Big Music Label Foe LimeWire’s Newest Executive: A Big Music Label Veteran
That’s the path that Jason Herskowitz has chosen. Old job: VP of product management at Total Music, Universal Music and Sony’s (SNE) attempt to create a service that offered either free downloads or free streaming music as a way to combat file-sharing. It collapsed earlier this year and Project Playlist bought some of its parts.
New job: VP of product management at LimeWire, one of the last (one of the only?) high-profile peer-to-peer file-sharing companies based in the U.S. Not surprisingly, the service was embroiled with industry lawsuits for three years running.
Here’s Herskowitz’s blog post announcing his new job and his pending move to Brooklyn (Welcome, Jason! Pretty sure we’re neighbors.) from Washington D.C. It’s not a crazy career move: A job is a job and there aren’t that many in digital music these days. Besides, I hear that LimeWire has nice offices.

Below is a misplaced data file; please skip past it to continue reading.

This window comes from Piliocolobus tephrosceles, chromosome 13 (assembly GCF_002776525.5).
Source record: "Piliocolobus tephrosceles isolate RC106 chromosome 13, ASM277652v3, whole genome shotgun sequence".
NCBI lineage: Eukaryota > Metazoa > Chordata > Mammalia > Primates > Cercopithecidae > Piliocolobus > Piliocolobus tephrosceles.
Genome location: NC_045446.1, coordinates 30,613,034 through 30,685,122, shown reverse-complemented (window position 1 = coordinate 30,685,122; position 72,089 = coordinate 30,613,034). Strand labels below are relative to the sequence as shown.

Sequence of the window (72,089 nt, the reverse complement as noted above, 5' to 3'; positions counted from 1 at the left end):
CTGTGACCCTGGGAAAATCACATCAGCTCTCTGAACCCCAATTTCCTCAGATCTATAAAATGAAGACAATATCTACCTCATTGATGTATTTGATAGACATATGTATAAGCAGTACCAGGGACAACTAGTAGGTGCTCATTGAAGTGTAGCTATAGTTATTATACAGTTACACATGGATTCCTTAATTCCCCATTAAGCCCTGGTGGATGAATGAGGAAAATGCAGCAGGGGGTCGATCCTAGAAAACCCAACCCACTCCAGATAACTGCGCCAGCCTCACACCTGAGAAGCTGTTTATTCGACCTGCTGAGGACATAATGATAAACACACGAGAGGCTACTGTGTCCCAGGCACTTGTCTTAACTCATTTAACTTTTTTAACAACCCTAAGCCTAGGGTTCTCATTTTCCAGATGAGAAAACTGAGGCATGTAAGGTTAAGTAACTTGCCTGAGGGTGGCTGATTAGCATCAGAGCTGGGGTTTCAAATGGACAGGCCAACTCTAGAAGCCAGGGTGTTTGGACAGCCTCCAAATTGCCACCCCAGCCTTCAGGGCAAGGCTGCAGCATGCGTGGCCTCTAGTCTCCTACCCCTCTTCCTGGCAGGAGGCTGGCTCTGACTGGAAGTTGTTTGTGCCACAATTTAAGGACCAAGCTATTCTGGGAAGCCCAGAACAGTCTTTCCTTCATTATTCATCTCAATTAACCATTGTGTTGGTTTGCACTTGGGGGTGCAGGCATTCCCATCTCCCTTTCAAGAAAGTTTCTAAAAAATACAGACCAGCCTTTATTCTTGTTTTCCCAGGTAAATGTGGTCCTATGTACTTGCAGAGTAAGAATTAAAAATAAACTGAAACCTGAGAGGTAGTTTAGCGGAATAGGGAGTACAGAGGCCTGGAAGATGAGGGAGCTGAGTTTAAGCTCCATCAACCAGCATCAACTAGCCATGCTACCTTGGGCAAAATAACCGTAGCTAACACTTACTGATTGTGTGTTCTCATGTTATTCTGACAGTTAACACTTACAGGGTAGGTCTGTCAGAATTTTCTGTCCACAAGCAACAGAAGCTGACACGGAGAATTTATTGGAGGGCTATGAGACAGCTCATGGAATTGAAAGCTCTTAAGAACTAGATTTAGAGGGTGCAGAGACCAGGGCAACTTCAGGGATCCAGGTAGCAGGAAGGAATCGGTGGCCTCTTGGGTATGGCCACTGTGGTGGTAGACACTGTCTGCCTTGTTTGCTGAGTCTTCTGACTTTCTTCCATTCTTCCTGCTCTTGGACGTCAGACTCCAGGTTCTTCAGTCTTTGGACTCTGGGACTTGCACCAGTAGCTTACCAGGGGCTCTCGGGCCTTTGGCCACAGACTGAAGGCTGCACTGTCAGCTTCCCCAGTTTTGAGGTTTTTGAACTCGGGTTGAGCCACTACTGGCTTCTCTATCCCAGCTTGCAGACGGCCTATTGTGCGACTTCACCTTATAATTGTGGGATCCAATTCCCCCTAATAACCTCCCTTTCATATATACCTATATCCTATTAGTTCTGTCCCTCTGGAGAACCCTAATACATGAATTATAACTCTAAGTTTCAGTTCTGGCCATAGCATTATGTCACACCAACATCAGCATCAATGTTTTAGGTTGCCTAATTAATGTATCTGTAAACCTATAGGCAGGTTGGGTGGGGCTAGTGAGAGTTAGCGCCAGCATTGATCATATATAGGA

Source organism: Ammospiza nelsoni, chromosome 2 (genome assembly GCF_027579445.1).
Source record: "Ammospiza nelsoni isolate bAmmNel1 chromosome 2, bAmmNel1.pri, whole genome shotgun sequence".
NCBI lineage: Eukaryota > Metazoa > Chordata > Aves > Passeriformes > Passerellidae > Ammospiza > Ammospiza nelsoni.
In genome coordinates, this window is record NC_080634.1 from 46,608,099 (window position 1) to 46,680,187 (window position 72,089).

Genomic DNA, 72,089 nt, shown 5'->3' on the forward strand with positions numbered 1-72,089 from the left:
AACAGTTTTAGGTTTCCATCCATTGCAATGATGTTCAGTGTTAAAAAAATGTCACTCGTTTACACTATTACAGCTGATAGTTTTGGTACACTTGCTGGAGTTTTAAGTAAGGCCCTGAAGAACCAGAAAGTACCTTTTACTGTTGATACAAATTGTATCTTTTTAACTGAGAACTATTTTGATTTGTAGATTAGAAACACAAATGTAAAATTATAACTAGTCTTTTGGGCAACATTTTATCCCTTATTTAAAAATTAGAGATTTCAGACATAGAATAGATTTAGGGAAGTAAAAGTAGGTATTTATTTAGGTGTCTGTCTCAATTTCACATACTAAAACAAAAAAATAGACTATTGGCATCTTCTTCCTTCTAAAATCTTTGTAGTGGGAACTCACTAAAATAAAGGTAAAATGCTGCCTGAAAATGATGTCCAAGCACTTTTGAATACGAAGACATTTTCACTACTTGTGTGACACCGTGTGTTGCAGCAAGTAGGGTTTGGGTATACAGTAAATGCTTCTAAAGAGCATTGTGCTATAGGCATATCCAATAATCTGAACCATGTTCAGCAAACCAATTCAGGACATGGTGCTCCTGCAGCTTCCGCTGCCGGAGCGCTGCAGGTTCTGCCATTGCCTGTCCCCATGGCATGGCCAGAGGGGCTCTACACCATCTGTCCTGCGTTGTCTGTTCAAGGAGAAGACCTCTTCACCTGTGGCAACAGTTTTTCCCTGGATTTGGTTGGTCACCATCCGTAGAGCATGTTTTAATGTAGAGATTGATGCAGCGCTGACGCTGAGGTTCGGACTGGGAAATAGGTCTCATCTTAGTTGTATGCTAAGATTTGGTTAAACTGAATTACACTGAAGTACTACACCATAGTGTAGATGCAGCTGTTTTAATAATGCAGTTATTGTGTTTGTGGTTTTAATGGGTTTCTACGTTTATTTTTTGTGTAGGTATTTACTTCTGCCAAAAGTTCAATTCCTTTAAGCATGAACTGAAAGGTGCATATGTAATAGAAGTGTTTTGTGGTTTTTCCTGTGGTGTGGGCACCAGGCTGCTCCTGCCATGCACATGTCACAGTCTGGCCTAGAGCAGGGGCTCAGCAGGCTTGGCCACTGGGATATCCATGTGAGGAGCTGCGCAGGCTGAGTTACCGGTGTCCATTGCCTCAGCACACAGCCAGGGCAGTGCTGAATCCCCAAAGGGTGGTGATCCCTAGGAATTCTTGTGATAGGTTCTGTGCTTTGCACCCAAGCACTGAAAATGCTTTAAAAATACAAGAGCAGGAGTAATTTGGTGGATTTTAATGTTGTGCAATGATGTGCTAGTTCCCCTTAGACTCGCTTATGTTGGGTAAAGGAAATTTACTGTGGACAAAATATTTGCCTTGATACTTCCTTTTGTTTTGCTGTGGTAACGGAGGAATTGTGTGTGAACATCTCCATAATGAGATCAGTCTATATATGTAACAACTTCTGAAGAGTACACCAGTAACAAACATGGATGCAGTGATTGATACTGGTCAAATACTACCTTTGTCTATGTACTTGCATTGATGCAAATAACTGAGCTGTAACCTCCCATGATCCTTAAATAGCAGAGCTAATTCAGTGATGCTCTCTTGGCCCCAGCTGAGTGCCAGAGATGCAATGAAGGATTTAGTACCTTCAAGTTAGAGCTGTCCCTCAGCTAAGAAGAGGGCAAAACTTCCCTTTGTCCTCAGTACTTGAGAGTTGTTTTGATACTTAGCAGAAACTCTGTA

Which reminds me: How is it, exactly, that LimeWire stays afloat when the labels have been able to force so many of its peers to shut down? Good question. I’ve asked around and heard murmurings that the labels and the file-sharing service may be able to work out some kind of agreement, but I’ve heard that every 12 months or so. So I’ll believe it in when I see it.
In the meantime, LimeWire continues to allow you to download just about any song (and many other things) you can imagine over the Web for free, without paying anyone a cent. Though if you do try to download a copyrighted song, you do get this stern warning from the service. I take it in the same spirit as the warnings head shops give you when they say the bong they’re selling is for tobacco use only (click to enlarge):